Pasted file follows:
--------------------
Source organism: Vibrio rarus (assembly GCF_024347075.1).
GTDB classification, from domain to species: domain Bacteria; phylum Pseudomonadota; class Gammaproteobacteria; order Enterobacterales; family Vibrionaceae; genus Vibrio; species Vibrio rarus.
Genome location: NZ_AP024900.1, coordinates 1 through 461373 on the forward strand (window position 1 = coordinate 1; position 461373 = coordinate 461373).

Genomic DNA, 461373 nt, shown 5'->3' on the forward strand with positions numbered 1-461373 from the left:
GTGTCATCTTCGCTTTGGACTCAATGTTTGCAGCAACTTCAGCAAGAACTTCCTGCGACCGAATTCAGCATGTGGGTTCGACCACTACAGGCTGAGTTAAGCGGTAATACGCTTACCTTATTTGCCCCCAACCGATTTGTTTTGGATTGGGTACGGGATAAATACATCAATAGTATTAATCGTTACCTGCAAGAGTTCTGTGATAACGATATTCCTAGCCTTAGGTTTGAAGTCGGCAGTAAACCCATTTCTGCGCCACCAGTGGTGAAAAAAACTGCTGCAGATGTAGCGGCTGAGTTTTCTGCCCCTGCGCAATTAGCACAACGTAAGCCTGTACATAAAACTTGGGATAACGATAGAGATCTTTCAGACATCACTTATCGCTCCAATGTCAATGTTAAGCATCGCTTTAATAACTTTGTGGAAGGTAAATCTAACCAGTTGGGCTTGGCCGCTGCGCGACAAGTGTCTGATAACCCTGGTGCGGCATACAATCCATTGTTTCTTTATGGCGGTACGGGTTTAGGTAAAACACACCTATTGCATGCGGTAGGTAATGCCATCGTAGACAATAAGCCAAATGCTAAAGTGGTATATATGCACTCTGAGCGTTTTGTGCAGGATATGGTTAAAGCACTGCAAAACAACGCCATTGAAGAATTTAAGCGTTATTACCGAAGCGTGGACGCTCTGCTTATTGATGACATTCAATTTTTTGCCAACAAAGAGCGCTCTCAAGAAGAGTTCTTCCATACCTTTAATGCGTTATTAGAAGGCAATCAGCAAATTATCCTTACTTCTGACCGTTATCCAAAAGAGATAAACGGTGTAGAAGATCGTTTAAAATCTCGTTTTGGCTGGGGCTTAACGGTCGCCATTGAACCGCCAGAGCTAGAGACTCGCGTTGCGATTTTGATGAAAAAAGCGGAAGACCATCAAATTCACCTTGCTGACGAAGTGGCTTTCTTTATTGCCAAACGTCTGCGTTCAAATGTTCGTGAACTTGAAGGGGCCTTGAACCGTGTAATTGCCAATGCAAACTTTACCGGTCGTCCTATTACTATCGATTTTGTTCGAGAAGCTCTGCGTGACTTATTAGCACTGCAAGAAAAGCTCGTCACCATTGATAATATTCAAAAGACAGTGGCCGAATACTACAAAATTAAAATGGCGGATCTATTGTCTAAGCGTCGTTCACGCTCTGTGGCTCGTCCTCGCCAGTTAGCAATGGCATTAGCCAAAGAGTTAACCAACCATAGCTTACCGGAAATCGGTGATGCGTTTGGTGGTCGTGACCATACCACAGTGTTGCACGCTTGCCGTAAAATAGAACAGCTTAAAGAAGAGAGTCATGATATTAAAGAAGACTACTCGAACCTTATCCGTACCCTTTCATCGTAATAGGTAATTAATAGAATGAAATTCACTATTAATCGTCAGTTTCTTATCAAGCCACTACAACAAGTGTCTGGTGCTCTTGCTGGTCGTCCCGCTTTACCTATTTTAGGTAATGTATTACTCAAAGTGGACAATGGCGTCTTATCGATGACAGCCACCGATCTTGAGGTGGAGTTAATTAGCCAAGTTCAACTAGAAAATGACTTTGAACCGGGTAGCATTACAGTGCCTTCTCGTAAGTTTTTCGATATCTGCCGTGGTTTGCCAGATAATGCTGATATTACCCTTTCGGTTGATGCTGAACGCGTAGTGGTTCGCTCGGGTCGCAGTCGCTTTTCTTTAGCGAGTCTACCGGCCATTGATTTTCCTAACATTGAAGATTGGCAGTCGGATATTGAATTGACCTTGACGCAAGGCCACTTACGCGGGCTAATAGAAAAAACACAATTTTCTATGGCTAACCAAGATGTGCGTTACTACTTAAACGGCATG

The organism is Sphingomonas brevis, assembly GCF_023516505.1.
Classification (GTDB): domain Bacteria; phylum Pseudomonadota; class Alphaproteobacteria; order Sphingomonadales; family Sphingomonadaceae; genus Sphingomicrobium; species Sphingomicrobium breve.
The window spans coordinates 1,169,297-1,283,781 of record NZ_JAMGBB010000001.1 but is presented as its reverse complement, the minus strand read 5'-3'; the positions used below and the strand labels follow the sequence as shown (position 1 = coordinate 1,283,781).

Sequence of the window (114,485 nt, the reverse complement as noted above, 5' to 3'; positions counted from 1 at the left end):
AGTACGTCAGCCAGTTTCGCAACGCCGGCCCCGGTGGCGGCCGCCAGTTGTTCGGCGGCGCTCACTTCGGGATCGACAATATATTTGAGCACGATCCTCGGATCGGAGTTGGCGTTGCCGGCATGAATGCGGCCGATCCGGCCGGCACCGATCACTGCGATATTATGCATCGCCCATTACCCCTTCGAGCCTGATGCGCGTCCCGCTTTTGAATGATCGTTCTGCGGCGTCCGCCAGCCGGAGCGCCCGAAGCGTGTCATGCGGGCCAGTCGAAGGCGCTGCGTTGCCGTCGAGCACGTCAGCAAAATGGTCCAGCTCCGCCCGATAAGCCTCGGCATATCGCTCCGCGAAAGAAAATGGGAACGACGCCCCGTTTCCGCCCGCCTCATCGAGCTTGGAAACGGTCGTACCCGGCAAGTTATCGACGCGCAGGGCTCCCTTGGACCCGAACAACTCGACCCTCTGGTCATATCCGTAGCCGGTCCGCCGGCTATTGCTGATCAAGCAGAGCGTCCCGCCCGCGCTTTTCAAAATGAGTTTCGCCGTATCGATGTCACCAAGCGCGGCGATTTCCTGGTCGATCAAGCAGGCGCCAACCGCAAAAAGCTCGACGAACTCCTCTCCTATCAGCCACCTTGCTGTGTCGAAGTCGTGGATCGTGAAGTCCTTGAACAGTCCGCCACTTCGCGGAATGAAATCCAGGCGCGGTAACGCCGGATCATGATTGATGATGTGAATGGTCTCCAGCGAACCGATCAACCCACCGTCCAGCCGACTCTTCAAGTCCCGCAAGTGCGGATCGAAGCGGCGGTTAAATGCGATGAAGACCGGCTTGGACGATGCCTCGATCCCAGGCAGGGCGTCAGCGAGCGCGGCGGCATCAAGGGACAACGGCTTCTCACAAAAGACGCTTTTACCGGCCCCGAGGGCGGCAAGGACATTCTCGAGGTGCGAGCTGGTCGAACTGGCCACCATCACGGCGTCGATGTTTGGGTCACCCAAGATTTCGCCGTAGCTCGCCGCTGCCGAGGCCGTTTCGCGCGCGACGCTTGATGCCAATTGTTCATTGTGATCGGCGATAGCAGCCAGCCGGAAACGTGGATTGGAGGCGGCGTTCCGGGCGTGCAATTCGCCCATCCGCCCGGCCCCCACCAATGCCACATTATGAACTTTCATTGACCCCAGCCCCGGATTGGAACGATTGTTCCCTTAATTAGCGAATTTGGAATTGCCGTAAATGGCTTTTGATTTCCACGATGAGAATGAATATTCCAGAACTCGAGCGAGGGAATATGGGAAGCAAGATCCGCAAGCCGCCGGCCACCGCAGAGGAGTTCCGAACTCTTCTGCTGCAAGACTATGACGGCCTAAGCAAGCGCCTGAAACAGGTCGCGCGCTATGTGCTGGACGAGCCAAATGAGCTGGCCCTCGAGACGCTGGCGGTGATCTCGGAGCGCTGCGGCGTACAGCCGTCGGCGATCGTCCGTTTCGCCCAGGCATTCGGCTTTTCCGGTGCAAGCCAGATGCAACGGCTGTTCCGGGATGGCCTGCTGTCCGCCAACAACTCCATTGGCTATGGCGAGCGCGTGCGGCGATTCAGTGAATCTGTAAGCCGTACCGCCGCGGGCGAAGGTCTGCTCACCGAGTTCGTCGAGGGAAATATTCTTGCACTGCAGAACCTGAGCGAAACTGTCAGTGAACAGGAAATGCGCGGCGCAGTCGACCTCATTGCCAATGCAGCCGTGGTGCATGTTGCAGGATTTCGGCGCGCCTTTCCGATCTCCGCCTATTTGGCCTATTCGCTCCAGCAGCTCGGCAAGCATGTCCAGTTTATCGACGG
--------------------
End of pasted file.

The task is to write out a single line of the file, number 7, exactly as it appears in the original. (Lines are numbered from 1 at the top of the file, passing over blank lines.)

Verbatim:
Classification (GTDB): domain Bacteria; phylum Pseudomonadota; class Alphaproteobacteria; order Sphingomonadales; family Sphingomonadaceae; genus Sphingomicrobium; species Sphingomicrobium breve.